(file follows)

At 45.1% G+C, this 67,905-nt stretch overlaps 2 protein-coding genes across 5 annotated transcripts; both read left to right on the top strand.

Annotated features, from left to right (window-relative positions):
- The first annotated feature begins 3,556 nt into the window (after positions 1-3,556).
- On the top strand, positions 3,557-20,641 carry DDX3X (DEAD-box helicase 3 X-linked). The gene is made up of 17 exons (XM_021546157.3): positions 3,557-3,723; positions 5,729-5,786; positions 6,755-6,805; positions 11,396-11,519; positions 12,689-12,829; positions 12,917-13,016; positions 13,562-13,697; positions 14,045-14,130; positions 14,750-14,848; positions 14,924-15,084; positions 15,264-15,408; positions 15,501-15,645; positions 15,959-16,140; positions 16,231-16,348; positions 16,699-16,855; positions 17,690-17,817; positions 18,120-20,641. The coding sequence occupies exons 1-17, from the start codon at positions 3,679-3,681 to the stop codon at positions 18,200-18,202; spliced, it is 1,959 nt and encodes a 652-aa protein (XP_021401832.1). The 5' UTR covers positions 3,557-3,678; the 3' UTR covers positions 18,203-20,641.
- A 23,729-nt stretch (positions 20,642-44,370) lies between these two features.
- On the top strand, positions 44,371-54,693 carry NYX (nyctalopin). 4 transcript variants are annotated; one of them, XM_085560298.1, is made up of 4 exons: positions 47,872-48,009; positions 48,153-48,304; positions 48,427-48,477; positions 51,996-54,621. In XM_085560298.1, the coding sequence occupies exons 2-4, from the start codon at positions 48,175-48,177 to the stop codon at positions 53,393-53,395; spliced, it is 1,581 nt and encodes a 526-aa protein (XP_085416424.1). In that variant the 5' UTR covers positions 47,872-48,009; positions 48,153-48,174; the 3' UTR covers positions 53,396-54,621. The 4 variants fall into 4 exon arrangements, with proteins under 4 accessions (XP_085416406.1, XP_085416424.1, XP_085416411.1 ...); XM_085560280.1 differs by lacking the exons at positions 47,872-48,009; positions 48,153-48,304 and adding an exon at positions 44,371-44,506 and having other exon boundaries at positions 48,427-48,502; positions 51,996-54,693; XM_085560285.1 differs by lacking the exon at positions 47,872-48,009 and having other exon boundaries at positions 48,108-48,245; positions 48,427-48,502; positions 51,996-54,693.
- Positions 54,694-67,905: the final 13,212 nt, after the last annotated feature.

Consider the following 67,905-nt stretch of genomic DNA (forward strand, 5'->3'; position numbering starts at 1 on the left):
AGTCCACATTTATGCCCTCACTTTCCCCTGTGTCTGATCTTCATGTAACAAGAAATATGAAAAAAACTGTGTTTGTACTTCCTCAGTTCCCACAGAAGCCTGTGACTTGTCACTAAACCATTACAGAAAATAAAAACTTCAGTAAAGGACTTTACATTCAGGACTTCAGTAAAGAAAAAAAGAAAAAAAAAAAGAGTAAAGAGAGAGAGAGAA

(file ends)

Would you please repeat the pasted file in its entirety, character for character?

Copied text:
At 45.1% G+C, this 67,905-nt stretch overlaps 2 protein-coding genes across 5 annotated transcripts; both read left to right on the top strand.

Annotated features, from left to right (window-relative positions):
- The first annotated feature begins 3,556 nt into the window (after positions 1-3,556).
- On the top strand, positions 3,557-20,641 carry DDX3X (DEAD-box helicase 3 X-linked). The gene is made up of 17 exons (XM_021546157.3): positions 3,557-3,723; positions 5,729-5,786; positions 6,755-6,805; positions 11,396-11,519; positions 12,689-12,829; positions 12,917-13,016; positions 13,562-13,697; positions 14,045-14,130; positions 14,750-14,848; positions 14,924-15,084; positions 15,264-15,408; positions 15,501-15,645; positions 15,959-16,140; positions 16,231-16,348; positions 16,699-16,855; positions 17,690-17,817; positions 18,120-20,641. The coding sequence occupies exons 1-17, from the start codon at positions 3,679-3,681 to the stop codon at positions 18,200-18,202; spliced, it is 1,959 nt and encodes a 652-aa protein (XP_021401832.1). The 5' UTR covers positions 3,557-3,678; the 3' UTR covers positions 18,203-20,641.
- A 23,729-nt stretch (positions 20,642-44,370) lies between these two features.
- On the top strand, positions 44,371-54,693 carry NYX (nyctalopin). 4 transcript variants are annotated; one of them, XM_085560298.1, is made up of 4 exons: positions 47,872-48,009; positions 48,153-48,304; positions 48,427-48,477; positions 51,996-54,621. In XM_085560298.1, the coding sequence occupies exons 2-4, from the start codon at positions 48,175-48,177 to the stop codon at positions 53,393-53,395; spliced, it is 1,581 nt and encodes a 526-aa protein (XP_085416424.1). In that variant the 5' UTR covers positions 47,872-48,009; positions 48,153-48,174; the 3' UTR covers positions 53,396-54,621. The 4 variants fall into 4 exon arrangements, with proteins under 4 accessions (XP_085416406.1, XP_085416424.1, XP_085416411.1 ...); XM_085560280.1 differs by lacking the exons at positions 47,872-48,009; positions 48,153-48,304 and adding an exon at positions 44,371-44,506 and having other exon boundaries at positions 48,427-48,502; positions 51,996-54,693; XM_085560285.1 differs by lacking the exon at positions 47,872-48,009 and having other exon boundaries at positions 48,108-48,245; positions 48,427-48,502; positions 51,996-54,693.
- Positions 54,694-67,905: the final 13,212 nt, after the last annotated feature.

Consider the following 67,905-nt stretch of genomic DNA (forward strand, 5'->3'; position numbering starts at 1 on the left):
AGTCCACATTTATGCCCTCACTTTCCCCTGTGTCTGATCTTCATGTAACAAGAAATATGAAAAAAACTGTGTTTGTACTTCCTCAGTTCCCACAGAAGCCTGTGACTTGTCACTAAACCATTACAGAAAATAAAAACTTCAGTAAAGGACTTTACATTCAGGACTTCAGTAAAGAAAAAAAGAAAAAAAAAAAGAGTAAAGAGAGAGAGAGAA